So we, as the employer, can make this a bit easier on that Top Talent by asking a few of these questions ourselves.

I loved this question explanation from tint.com:[2]

“We know that you have choices, so if we make you an offer, we obviously want it to meet your needs. And that requires knowing what factors that you will use (i.e. pay, job duties, fit with your manager, levels of responsibility, etc.) to determine if ‘our job’ is the right job for you. So if you had a choice between two offers for your next job, please list the top five factors that you would use to evaluate and accept the superior job opportunity. Please list them in their descending order of importance to you.”

This question set doesn’t beat around the bush. Seriously. I wish I’d thought of this one myself.

6. “Tell me about a time when you lacked the skill or experience to complete a project or assignment? How did you get through it?” or “Select one of our products (or services) and share with me three ways you might be able to make it better.”

Innovation — Candidates want to know that they are going to work for a company or organization that is on the cutting edge of new and innovative practices and technology. They want to know that their employer is going places; and obviously the company wants this from their candidates.

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We are only as good as our worst employee, right? Try these questions to sense how your candidate can utilize innovative practices.

And lastly, for Benefits, I’m not offering an interview question here, as I personally do not believe that benefits should be discussed during the initial interview.

Much of this can be found by the candidate on the company website. And if the candidate has done her research, she will ask anything that has piqued her interest.

The Bottom Line

By putting emphasis on these areas of value for today’s job seekers, employers can seek and sign the top talent for your industry and make your Senior Management proud. And don’t shy away from asking candidates to further explain their answers.

These are fairly “non-traditional” interview questions that could trip up your candidate. So give them room to think and encourage them through non-verbal cues. Here’s to hiring the best possible talent for your team!

More About Job Interviews

Featured photo credit: rawpixel via unsplash.com

Reference

More by this author

Kris McPeak

Educator, Author, Career Change and Work/Life Balance Guru

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Last Updated on November 24, 2020

50 LinkedIn Influencers To Follow, No Matter Your Industry

50 LinkedIn Influencers To Follow, No Matter Your Industry

LinkedIn is an excellent platform to network with great people to help you in your career and businesses. However, with over 575 million people on the site, who should you follow? This list will steer you to the right people to follow, organized by categories of expertise.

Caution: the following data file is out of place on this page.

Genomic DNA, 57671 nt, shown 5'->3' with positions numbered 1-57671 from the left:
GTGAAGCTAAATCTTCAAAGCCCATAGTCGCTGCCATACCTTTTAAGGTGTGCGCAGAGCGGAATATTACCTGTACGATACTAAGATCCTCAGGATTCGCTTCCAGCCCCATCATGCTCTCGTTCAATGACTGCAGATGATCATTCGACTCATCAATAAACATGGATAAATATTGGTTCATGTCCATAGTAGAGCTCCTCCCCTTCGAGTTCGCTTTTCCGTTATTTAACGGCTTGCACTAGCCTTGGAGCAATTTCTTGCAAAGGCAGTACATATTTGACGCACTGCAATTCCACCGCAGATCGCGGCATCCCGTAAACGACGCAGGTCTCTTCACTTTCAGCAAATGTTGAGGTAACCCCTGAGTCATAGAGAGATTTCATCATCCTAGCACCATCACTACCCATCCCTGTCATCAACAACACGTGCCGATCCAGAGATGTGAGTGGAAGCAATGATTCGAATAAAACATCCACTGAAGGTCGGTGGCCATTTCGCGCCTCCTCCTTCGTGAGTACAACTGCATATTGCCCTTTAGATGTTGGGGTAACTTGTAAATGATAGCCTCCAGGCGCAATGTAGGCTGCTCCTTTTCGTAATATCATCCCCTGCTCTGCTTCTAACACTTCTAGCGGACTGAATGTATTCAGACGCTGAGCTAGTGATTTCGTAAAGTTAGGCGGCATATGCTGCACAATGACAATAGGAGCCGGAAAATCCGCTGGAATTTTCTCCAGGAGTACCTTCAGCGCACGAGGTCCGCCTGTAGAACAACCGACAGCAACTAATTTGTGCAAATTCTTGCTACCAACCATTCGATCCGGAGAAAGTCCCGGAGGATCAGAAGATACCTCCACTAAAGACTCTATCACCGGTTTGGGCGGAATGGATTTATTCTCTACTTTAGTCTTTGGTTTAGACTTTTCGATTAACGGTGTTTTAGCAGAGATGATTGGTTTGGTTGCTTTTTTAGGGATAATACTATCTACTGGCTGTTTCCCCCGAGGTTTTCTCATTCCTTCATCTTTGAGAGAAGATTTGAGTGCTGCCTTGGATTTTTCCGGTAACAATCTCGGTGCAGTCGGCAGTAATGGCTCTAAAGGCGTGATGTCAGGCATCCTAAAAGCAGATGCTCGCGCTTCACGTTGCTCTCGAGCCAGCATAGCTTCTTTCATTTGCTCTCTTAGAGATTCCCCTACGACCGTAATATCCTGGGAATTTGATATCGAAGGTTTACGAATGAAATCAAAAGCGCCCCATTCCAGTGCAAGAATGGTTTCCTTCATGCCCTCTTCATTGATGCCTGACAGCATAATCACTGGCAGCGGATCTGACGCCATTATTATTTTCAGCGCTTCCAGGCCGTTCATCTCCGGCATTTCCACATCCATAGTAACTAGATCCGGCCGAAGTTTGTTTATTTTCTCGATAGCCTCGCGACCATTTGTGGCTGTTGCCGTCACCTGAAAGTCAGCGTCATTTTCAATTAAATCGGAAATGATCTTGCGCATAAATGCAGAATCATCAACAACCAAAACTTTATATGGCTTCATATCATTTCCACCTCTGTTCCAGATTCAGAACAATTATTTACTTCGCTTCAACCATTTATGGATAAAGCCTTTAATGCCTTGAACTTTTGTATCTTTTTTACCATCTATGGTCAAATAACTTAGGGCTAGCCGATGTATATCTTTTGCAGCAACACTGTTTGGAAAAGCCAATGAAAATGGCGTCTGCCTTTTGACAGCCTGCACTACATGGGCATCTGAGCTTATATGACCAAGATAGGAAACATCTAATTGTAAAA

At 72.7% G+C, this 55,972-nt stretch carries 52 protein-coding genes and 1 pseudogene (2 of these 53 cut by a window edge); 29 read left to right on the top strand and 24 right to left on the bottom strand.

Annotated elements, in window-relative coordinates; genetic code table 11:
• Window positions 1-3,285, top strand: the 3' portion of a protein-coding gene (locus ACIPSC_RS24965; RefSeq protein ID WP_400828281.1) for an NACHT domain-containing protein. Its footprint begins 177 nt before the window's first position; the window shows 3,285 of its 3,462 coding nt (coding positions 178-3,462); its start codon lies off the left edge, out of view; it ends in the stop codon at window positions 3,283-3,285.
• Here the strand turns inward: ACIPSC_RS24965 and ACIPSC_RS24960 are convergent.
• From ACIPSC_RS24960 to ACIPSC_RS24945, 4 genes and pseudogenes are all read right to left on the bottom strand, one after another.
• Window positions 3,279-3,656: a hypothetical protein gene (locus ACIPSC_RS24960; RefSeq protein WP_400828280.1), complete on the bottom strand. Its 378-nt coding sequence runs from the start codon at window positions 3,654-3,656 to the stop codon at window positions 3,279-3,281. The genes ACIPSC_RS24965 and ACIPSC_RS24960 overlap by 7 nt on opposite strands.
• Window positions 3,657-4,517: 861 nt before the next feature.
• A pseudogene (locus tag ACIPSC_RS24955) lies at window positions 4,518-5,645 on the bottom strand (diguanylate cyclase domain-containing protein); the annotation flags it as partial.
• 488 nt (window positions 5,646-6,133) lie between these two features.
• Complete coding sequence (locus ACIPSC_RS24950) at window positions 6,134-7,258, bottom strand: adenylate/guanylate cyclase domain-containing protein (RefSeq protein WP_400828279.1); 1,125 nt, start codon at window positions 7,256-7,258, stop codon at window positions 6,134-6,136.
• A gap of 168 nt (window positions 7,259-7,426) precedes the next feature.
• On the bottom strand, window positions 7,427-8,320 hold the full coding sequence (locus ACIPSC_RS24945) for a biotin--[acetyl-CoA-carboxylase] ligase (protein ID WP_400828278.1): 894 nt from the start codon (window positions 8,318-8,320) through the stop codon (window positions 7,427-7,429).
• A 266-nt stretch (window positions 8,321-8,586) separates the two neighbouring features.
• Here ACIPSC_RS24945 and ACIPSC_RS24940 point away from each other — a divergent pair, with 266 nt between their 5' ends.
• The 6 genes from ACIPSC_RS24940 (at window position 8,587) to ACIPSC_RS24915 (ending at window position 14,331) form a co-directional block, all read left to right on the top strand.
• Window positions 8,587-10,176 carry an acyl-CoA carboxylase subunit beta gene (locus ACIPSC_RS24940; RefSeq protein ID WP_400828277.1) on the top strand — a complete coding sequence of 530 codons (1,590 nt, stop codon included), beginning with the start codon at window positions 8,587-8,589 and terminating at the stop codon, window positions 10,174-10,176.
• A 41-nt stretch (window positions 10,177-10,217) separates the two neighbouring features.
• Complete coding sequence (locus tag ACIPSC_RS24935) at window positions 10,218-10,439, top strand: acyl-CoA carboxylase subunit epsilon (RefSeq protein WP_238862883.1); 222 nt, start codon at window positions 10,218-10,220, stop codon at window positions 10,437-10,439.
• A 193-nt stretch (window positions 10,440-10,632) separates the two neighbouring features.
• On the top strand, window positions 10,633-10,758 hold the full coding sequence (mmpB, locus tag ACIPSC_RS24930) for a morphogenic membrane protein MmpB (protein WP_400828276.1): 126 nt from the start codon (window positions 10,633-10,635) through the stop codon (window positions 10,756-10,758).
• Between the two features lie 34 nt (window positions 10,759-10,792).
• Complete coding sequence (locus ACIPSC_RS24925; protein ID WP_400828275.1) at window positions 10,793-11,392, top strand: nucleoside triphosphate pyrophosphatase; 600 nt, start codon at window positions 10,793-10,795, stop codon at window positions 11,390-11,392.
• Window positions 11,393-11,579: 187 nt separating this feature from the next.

Job Search Experts

You will likely have several jobs throughout the course of your career, and you will constantly need advice on new trends and strategies out there in the job market. Here are the LinkedIn experts who you should follow on these matters.

1. Liz Ryan is the CEO and founder of Human Workplace. Her articles on job searching are filled with creative and colorful cartoons.

2. Lou Adler is the author of The Essential Guide for Hiring and Getting Hired.

3. Dr. Marla Gottschalk will help you make an impact in a new job.

4. Hannah Morgan runs CareerSherpa.net, where she gives expert advice on job searching and how to be more visible online.

5. Alison Doyle is the CEO and Founder of CareerToolBelt.com.

Management Experts

They say that people leave managers, not jobs. These experts in LinkedIn will help you become your employees’ dream manager.

6. Jeff Weiner. How can we leave out the CEO of LinkedIn himself?

7. Nozomi Morgan is an executive coach. She can help you transition from a boss to a true leader.

8. Mickey Mikitani is the CEO of Rakuten. He constantly shares his expertise in managing a global player in e-commerce platforms.

9. Andreas von der Heydt was the head of Amazon’s Kindle Content and now the Director of Talent Acquisition. He has extensive experience in management, branding, and marketing.

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Productivity Experts

By maximizing your productivity, you can win in all aspects of life. The following LinkedIn experts will help you win big in your career.

10. Gretchen Rubin is a happiness coach and the bestselling author of the The Happiness Project.

11. Carson Tate is the founder of Working Simply. She advises us to include play in our schedules.

12. Greg Mckeown is an essentialist. Part of being an essentialist is saying no to many things so that we can focus on the things that matter.

13. Brian de Haaff, CEO of Aha! Labs Inc. provides strategies on how to be productive and happy at work at the same time.

Marketing Experts

14. Sujan Patel is VP of Marketing at When I Work, an employee scheduling software. He is an expert in content marketing and he even shares his ideas on content marketing in 2020.

15. Megan Berry is the Head of Product Development at Rebelmouse, a content marketing and AlwaysOn powerhouse.